Health Care Quality & Statistics News of the Week, 3/19/14

By | March 19, 2014

Good morning!  

In a (hopefully non-feeble) attempt to increase the utility of this post, I’m adding two sections — a “conferences, scholarships & awards” area, and a “Michigan legislative update” area. The former will help better identify professional-development opportunities — feel free to send me stuff to add to the list! — and the latter is for my colleagues in the Michigan Association for Healthcare Quality. 

On deck this week …. 

Health Care Quality

  • Let the children rejoice: There’s some evidence that the “five-second rule”  — that you can safely eat food you dropped on the floor if you picked it up within five seconds — isn’t purely myth. Still not a good idea, though.
  • A study published in PLOS ONE suggests that preventive  home visits for the elderly aren’t associated with differences in mortality or independence, although the evidence isn’t conclusive and some experts have pushed back on the findings.
  • Last week, CMS ordered insurers to accept Ryan White premium assistance, and other such support from federal programs. The rule waived the normal public-comment period. Yet CMS also urges insurers to reject premium assistance from hosptials, drug companies and device makers.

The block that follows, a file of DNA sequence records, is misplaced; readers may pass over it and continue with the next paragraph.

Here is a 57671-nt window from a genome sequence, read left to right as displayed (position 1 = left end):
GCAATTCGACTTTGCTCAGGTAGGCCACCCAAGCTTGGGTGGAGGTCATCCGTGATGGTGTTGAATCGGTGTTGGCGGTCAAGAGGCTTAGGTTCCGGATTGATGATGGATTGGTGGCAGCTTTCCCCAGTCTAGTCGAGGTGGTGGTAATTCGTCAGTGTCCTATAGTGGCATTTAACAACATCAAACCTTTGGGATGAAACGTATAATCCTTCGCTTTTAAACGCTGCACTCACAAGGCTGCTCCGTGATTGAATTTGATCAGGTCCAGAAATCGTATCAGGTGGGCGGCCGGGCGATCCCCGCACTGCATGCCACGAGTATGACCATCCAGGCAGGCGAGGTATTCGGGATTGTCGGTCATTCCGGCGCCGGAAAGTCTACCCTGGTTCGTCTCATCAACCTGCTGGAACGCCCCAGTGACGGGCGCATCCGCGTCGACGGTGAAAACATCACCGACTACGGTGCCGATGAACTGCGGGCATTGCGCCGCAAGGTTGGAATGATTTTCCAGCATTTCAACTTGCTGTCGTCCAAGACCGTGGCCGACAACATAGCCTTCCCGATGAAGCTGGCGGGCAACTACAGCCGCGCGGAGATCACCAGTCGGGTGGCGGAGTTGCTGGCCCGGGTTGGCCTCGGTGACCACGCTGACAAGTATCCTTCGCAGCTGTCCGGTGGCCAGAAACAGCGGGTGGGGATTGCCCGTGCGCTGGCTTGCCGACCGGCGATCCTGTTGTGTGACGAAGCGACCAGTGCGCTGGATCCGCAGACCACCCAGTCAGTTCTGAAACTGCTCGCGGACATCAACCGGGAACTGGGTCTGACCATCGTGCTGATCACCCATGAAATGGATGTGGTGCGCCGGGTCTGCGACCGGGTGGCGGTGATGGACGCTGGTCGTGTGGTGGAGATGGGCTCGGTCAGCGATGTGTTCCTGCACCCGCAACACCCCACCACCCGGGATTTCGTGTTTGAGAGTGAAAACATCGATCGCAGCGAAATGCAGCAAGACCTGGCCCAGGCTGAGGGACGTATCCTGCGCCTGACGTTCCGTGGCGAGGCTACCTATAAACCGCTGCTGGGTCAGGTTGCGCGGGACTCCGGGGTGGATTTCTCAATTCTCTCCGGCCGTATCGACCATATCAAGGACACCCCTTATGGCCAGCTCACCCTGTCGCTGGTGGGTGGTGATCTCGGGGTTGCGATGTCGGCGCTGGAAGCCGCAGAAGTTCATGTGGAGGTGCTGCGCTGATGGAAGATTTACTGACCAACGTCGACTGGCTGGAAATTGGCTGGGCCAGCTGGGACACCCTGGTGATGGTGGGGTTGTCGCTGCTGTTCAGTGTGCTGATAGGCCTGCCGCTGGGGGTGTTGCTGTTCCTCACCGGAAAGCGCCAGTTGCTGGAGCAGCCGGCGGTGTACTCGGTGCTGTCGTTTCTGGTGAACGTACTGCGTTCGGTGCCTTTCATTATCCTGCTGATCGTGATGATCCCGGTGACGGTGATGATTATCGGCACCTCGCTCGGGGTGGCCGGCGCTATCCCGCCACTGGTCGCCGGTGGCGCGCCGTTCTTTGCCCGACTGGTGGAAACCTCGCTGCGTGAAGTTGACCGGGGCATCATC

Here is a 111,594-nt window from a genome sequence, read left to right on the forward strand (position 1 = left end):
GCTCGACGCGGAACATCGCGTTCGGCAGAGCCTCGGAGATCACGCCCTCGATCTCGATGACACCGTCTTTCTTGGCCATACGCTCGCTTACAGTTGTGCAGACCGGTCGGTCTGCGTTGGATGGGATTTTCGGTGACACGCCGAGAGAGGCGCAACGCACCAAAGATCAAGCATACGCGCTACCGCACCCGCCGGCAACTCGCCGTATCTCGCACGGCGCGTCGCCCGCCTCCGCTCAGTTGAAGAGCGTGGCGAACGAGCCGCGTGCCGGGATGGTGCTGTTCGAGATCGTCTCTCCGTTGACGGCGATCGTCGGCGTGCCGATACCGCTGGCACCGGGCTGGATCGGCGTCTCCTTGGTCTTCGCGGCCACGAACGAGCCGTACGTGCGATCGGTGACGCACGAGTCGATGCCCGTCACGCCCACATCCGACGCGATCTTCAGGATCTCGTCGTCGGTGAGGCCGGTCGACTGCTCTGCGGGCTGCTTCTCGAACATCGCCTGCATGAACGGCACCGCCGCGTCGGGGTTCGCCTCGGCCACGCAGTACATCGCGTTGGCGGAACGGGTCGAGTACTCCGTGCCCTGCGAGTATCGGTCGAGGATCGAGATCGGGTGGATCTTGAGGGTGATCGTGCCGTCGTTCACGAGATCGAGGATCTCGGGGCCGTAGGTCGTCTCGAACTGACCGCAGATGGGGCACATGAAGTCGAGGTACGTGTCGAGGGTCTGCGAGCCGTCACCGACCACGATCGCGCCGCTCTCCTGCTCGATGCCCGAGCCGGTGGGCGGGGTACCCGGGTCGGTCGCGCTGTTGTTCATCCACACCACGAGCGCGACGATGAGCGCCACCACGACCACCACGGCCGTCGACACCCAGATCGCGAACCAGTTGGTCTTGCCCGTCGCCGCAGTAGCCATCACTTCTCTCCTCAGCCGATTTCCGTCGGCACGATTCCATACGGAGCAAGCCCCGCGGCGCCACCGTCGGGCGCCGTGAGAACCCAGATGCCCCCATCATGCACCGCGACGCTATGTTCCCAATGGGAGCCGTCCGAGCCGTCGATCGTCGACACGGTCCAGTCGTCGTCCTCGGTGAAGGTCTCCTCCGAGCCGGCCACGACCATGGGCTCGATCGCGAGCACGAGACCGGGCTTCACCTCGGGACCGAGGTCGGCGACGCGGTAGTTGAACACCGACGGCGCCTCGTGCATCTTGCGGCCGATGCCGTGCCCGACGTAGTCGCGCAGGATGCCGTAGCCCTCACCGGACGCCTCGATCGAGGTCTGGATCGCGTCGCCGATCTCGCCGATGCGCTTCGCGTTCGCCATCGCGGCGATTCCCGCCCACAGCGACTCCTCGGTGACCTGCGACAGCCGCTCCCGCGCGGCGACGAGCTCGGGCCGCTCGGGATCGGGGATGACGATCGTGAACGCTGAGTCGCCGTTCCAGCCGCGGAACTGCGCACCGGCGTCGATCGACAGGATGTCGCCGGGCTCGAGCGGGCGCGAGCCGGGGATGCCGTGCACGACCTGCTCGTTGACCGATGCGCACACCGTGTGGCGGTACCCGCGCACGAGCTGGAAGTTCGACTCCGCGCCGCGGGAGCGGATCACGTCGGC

• The push to recognize HF as being of “ominous prognostic importance” to diabetes care continues. Experts recently weighed in on the deep ties between diabetes and HF.  [Registration required to view link.]
  • A study in JAMA Surgery suggests that quality data in the National Surgical Quality Improvement Program are unreliable measures of performance.
  • The Association of American Medical Colleges has released a list of principles for providers to use to evaluate the various quality-of-care grading/ranking schemes. In essence, It’s a checklist for docs to determine whether a particular grading system is, itself, up to par.
  • The AHA’s Hospitals in Pursuit of Excellence initiative recently released a guide explaining the value of integrating behavioral health services across the continuum of care. The guide includes several frameworks and some starting points to improve integration.
  • Code Black: Proposed rules would significantly increase the disaster-response capability of most health care facilities. Some argue the rule doesn’t go far enough; others suggest that the current proposed rule will cost $225 million nationally in the first year alone.
  • The NQF is currently in a 14-day review period for the proposed roster of person- and family-centered care measures. Comments end Mar. 27.

Statistics & Methodology

  • The ASA’s Quality and Productivity Section will have a “history of the section” poster at this year’s JSM. We have a great resource about the section’s early days thanks to a 1990 article in The American Statistician, courtesy of Gerry Hahn, Tom Boardman and David Fluharty. If any of you have some historical wisdom to share — anecdotes, minutes, photos — I’d love to incorporate them into the poster presentation and also on Q&P’s forthcoming history page  on our section’s website.
  • Mia Stephens shares some useful info on fitting continuous or discrete distributions in JMP.